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Schoolgirls step in to represent Tokyo, Kyoto, and a surprise outsider for this surprising collection.

Japan is home to 47 prefectures, and each one of them has a special sweet or delicacy that makes them famous. These local specialties add unique charm to the regions and help to draw tourists to each area, while also positioning them as perfect partners for exclusive tie-up products with big companies like Nestlé, who showcases their flavours in regional KitKats.

Now it’s time for McDonald’s to take our taste buds on a short tour of Japan, with the release of three new sweets that represent two of the country’s most famous prefectures, and a beloved outlier that we’re glad to see represented in the lineup.

So let’s take a look at the new “famous local specialty” range, which comes with the tagline “Choi Tabi Kibun” (“Short Trip Feeling“).

First up, we’ll start with the outlier of the collection — the Kikyo Shingen Mochi Pie (160 yen [US$1.24]).

While the region where this sweet tie-up hails from, Yamanashi Prefecture, doesn’t make it on to the itinerary of many international visitors, it’s a place that’s well worth visiting. This is where you’ll find Kikyo Shingen Mochi, the prefecture’s specialty sweet, made by a store called Kikyouya, which was founded in 1889.

Easily identified by its red-and-white bellflower packaging, this sweet is so beloved by people around Japan that it even has its own KitKat and 7-Eleven ice cream. For this collaboration, the chewy mochi rice cake and kinako (roasted soybean flour) coating that make up the original shingen mochi have been turned into a paste, which fills the centre of a McDonald’s pie, alongside a paste made with kuromitsu sugar syrup, which is usually drizzled over shingen mochi.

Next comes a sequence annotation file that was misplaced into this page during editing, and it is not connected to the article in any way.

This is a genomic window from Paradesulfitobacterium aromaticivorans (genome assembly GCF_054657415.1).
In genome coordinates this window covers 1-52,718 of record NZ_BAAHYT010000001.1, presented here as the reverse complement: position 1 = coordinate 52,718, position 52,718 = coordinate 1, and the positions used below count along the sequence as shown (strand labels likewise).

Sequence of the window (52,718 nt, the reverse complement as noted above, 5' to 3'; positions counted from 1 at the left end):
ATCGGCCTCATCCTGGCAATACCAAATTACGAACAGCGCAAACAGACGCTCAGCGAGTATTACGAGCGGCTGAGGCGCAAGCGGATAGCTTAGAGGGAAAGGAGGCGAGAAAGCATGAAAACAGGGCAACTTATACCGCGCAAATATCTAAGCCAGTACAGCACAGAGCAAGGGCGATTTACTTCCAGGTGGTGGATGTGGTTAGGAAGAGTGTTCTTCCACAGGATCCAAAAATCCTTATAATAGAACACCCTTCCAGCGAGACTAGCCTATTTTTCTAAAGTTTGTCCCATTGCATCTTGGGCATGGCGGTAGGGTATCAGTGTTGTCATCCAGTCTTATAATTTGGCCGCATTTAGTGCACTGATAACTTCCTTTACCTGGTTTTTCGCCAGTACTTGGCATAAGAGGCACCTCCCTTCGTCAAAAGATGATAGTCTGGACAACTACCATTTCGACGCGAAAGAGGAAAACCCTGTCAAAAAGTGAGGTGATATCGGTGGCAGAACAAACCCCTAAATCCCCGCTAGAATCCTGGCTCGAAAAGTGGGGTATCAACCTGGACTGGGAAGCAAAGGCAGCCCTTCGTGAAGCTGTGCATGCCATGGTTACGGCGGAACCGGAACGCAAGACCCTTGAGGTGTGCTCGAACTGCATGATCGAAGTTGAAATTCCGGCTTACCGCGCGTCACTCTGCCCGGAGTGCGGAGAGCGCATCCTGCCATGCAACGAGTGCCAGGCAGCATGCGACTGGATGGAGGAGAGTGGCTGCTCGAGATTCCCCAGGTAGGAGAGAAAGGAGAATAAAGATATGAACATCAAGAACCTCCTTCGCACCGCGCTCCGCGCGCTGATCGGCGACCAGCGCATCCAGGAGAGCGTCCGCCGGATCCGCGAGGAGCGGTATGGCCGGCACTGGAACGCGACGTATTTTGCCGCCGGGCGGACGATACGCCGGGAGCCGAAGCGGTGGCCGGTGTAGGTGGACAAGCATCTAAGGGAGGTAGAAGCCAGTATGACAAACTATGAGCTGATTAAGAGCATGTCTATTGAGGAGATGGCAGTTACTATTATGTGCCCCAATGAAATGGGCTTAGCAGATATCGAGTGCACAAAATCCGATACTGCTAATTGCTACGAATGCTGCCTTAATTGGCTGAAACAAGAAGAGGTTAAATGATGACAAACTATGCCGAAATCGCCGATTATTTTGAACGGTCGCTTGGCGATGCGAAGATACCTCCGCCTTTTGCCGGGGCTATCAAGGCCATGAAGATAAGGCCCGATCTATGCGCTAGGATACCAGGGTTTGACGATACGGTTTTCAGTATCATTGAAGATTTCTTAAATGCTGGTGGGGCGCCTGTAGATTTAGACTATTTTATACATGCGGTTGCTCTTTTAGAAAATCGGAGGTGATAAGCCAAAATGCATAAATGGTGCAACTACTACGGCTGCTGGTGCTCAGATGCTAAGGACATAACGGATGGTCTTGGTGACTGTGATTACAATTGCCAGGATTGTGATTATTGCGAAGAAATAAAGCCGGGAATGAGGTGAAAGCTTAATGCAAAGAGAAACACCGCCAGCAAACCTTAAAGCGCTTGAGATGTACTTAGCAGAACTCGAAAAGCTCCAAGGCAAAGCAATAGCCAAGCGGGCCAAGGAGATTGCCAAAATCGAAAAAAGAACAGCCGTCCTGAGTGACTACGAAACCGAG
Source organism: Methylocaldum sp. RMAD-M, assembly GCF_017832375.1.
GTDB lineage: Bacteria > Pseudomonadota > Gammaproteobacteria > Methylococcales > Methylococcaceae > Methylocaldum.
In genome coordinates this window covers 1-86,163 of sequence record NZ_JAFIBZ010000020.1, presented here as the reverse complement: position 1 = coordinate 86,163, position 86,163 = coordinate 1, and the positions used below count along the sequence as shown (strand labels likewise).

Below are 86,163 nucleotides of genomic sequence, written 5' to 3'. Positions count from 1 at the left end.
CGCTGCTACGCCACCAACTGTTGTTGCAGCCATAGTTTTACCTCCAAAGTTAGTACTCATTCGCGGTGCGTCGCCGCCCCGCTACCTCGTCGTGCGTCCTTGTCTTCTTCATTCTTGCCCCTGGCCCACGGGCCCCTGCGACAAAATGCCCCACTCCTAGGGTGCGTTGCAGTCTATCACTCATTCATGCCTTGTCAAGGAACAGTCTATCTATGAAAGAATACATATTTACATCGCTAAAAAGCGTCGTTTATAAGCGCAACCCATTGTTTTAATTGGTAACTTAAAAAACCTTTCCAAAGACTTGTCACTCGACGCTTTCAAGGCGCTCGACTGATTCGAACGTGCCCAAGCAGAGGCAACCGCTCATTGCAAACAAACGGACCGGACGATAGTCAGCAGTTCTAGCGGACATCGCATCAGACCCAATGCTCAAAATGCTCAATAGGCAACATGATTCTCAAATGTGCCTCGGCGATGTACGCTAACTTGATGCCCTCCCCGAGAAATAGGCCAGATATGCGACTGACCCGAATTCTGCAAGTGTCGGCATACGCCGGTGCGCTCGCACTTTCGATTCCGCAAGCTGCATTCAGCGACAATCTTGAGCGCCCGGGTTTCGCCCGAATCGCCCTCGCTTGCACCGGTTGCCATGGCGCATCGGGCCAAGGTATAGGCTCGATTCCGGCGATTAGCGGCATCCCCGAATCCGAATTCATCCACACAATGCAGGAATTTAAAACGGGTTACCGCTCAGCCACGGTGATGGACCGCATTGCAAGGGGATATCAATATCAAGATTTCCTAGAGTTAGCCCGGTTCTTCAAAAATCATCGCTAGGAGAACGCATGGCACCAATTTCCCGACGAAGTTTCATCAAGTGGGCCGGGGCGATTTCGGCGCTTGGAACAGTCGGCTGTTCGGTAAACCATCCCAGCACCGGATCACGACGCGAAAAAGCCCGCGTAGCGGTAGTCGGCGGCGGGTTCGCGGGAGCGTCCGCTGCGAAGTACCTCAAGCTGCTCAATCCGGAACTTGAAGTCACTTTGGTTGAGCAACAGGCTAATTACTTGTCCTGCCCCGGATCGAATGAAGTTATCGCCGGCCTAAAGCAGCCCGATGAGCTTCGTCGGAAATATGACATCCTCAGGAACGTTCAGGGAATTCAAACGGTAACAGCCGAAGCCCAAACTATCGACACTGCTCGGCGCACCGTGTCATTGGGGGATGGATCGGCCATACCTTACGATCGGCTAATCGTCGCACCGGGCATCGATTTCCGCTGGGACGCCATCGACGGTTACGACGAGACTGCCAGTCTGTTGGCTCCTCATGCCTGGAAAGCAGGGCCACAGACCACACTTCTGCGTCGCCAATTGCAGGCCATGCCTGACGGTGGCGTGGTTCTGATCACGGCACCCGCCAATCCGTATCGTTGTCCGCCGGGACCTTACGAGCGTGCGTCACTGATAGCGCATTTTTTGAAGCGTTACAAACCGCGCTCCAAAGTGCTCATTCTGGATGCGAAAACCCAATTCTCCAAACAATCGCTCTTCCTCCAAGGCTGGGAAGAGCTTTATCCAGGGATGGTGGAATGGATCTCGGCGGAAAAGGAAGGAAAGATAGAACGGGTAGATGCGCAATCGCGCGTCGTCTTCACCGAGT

The two different pastes in the filling are said to faithfully recreate the flavour of the traditional sweet, while the chocolate pie casing gives it a McDonald’s twist.

Moving on to a more famous Japanese location, we have a tie-up with a famous green tea sweets specialist brand from Kyoto — Gion Tsujiri.

▼ The Tsujiri Matcha Latte McShake is priced at 150 yen for a small, and 230 yen for a medium.

Gion Tusjiri was founded in the famous tea-producing region of Kyoto’s Uji City over 150 years ago, and has grown to become one of the country’s most respected tea manufacturers. For this tie-up with McDonald’s, Tsujiri’s famous Uji matcha is combined with the sweetness of gentle milk, creating a mellow-tasting thick shake that showcases “the subtle bitterness and aroma unique to Uji matcha”.

Our final stop on the tour is Tokyo, and the specialty sweet chosen to represent this region is Tokyo Banana.

▼ Tokyo Banana Waffle Cone (250 yen)

Tokyo Banana is often said to be Tokyo’s “number-one souvenir”, and while it’s usually sold in the form of small, banana-shaped sponge cakes filled with buttermilk-flavoured banana custard cream, this time it’s being served in a waffle cone.

Tokyo Banana’s banana custard cream is given pride of place inside the crunchy cone, where it sits beside a whirly mound of McDonald’s soft-serve ice cream. The dessert is finished with a sprinkling of chopped almonds to provide an exciting textural contrast.

Now that we’ve completed our mini tour, let’s see what the desserts would look like if they were represented by schoolgirls, as shown in this ad campaign for the new collection.

▼ This makes us think an idol group representing regional sweets from Japan’s 47 prefectures is well overdue.

Whether you like the classic taste of Kyoto, the cool, trendy flavour of Tokyo, or the geeky but loveable side of an outsider like Yamanashi, these sweets look set to become a hit with customers all around the country.

They’ll only be available for a limited time, though, from 27 April to the end of May, so you’ll want to get in quick to try them. After taking us on a mini tour of Japan and previously to New York with their square burgers, we can’t wait to see what McDonald’s has planned for our next taste journey!

Source: McDonald’s Japan

Source: McDonald’s teams up with local confectioners for new lineup of very Japanese desserts | SoraNews24 -Japan News-